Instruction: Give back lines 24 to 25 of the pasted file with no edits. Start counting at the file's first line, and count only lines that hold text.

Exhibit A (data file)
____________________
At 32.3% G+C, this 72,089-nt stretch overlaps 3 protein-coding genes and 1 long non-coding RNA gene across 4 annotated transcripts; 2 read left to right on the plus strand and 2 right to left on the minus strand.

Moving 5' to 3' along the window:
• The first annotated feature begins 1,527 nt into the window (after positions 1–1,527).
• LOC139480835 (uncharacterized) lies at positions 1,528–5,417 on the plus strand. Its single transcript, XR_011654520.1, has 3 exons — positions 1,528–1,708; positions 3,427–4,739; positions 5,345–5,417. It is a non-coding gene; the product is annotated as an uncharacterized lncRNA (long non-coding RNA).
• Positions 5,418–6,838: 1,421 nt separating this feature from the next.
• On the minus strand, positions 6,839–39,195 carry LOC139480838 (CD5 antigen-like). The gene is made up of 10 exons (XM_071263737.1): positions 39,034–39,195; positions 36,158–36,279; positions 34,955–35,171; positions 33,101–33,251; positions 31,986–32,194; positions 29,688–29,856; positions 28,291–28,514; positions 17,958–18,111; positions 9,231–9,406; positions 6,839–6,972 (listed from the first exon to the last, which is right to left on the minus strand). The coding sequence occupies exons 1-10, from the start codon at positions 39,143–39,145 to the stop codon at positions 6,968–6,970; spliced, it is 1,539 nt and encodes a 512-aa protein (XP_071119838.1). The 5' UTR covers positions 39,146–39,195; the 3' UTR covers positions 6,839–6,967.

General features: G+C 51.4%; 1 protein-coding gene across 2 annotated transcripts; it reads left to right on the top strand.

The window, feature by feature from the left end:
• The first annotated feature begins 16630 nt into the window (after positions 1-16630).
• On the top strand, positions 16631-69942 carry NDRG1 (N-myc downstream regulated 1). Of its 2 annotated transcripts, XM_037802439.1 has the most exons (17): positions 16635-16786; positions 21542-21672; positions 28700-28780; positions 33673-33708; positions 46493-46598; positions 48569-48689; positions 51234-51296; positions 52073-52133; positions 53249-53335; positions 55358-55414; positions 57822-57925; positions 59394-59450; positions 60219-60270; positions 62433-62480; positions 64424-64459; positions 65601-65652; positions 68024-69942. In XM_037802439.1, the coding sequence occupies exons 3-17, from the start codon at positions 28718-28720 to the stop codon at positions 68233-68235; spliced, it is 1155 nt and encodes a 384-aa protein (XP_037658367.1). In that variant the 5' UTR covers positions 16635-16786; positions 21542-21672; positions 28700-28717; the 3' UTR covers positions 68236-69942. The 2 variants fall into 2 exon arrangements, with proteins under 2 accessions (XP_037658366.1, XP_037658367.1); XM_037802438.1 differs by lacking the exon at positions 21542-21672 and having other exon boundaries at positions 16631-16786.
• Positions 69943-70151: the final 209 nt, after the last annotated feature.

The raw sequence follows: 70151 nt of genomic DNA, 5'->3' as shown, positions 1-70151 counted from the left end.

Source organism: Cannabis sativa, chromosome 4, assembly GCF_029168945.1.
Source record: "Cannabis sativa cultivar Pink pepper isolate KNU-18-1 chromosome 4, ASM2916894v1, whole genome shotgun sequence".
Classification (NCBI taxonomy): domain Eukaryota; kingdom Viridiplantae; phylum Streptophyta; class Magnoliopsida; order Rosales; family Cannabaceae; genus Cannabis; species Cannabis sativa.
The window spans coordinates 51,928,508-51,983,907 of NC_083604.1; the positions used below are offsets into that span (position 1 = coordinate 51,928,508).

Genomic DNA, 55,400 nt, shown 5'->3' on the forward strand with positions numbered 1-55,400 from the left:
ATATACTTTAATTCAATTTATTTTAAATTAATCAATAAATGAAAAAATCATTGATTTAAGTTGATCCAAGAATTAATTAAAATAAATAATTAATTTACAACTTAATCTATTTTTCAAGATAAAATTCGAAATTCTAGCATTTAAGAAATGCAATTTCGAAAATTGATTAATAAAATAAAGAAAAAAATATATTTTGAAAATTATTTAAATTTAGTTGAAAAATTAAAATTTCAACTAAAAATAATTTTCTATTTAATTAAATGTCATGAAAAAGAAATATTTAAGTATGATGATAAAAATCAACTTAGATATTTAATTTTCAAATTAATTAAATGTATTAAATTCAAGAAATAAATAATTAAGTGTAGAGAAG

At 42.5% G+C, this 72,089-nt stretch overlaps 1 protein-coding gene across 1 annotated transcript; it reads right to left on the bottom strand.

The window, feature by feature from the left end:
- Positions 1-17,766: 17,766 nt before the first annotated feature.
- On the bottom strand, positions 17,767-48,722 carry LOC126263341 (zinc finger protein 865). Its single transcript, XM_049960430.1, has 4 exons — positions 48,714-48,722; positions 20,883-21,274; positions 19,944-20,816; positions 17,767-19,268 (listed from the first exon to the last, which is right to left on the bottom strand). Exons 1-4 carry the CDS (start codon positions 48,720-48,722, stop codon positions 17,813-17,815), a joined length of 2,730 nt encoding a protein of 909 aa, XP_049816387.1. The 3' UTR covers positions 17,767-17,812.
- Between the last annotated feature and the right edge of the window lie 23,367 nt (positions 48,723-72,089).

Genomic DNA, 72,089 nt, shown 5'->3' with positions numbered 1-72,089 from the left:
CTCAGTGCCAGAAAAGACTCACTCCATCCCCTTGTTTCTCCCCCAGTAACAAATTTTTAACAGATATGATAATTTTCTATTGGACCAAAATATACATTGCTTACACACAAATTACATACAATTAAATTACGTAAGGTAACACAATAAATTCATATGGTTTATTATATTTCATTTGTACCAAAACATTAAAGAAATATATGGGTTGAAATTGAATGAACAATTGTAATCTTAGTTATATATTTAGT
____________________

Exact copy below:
Genomic DNA, 72,089 nt, shown 5'->3' with positions numbered 1-72,089 from the left:
CTCAGTGCCAGAAAAGACTCACTCCATCCCCTTGTTTCTCCCCCAGTAACAAATTTTTAACAGATATGATAATTTTCTATTGGACCAAAATATACATTGCTTACACACAAATTACATACAATTAAATTACGTAAGGTAACACAATAAATTCATATGGTTTATTATATTTCATTTGTACCAAAACATTAAAGAAATATATGGGTTGAAATTGAATGAACAATTGTAATCTTAGTTATATATTTAGT